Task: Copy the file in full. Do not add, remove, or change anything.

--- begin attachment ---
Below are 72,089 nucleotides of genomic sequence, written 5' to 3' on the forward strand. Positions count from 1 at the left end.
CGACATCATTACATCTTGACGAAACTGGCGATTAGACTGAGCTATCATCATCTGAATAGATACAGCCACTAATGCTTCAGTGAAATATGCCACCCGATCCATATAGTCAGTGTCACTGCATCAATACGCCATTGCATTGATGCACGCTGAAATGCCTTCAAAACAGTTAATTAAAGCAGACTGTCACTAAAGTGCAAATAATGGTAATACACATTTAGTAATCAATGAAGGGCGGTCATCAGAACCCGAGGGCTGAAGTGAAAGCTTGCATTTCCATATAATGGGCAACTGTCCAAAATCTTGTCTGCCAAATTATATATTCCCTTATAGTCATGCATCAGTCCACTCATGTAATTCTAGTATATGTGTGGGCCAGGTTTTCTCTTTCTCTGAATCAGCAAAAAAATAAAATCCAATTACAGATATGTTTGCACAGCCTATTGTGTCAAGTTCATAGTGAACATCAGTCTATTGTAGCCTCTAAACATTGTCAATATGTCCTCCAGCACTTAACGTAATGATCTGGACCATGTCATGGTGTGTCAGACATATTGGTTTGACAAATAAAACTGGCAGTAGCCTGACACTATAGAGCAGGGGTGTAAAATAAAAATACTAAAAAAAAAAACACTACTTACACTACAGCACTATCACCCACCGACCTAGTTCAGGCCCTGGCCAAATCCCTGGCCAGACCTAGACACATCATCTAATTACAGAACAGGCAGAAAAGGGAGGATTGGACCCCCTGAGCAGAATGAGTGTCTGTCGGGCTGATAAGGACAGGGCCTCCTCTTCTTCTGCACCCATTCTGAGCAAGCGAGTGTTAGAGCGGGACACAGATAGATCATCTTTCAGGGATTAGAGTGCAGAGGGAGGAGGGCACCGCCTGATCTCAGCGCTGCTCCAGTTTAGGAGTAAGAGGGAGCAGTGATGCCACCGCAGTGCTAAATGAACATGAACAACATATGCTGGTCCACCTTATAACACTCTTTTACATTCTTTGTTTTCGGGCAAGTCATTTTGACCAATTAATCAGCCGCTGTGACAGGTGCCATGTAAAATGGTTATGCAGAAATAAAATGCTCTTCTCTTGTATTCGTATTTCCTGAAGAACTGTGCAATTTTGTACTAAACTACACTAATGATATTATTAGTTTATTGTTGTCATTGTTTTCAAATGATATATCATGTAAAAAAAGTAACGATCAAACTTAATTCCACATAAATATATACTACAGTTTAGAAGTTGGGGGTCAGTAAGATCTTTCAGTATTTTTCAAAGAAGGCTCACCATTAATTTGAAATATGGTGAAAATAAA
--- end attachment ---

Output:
Below are 72,089 nucleotides of genomic sequence, written 5' to 3' on the forward strand. Positions count from 1 at the left end.
CGACATCATTACATCTTGACGAAACTGGCGATTAGACTGAGCTATCATCATCTGAATAGATACAGCCACTAATGCTTCAGTGAAATATGCCACCCGATCCATATAGTCAGTGTCACTGCATCAATACGCCATTGCATTGATGCACGCTGAAATGCCTTCAAAACAGTTAATTAAAGCAGACTGTCACTAAAGTGCAAATAATGGTAATACACATTTAGTAATCAATGAAGGGCGGTCATCAGAACCCGAGGGCTGAAGTGAAAGCTTGCATTTCCATATAATGGGCAACTGTCCAAAATCTTGTCTGCCAAATTATATATTCCCTTATAGTCATGCATCAGTCCACTCATGTAATTCTAGTATATGTGTGGGCCAGGTTTTCTCTTTCTCTGAATCAGCAAAAAAATAAAATCCAATTACAGATATGTTTGCACAGCCTATTGTGTCAAGTTCATAGTGAACATCAGTCTATTGTAGCCTCTAAACATTGTCAATATGTCCTCCAGCACTTAACGTAATGATCTGGACCATGTCATGGTGTGTCAGACATATTGGTTTGACAAATAAAACTGGCAGTAGCCTGACACTATAGAGCAGGGGTGTAAAATAAAAATACTAAAAAAAAAAACACTACTTACACTACAGCACTATCACCCACCGACCTAGTTCAGGCCCTGGCCAAATCCCTGGCCAGACCTAGACACATCATCTAATTACAGAACAGGCAGAAAAGGGAGGATTGGACCCCCTGAGCAGAATGAGTGTCTGTCGGGCTGATAAGGACAGGGCCTCCTCTTCTTCTGCACCCATTCTGAGCAAGCGAGTGTTAGAGCGGGACACAGATAGATCATCTTTCAGGGATTAGAGTGCAGAGGGAGGAGGGCACCGCCTGATCTCAGCGCTGCTCCAGTTTAGGAGTAAGAGGGAGCAGTGATGCCACCGCAGTGCTAAATGAACATGAACAACATATGCTGGTCCACCTTATAACACTCTTTTACATTCTTTGTTTTCGGGCAAGTCATTTTGACCAATTAATCAGCCGCTGTGACAGGTGCCATGTAAAATGGTTATGCAGAAATAAAATGCTCTTCTCTTGTATTCGTATTTCCTGAAGAACTGTGCAATTTTGTACTAAACTACACTAATGATATTATTAGTTTATTGTTGTCATTGTTTTCAAATGATATATCATGTAAAAAAAGTAACGATCAAACTTAATTCCACATAAATATATACTACAGTTTAGAAGTTGGGGGTCAGTAAGATCTTTCAGTATTTTTCAAAGAAGGCTCACCATTAATTTGAAATATGGTGAAAATAAA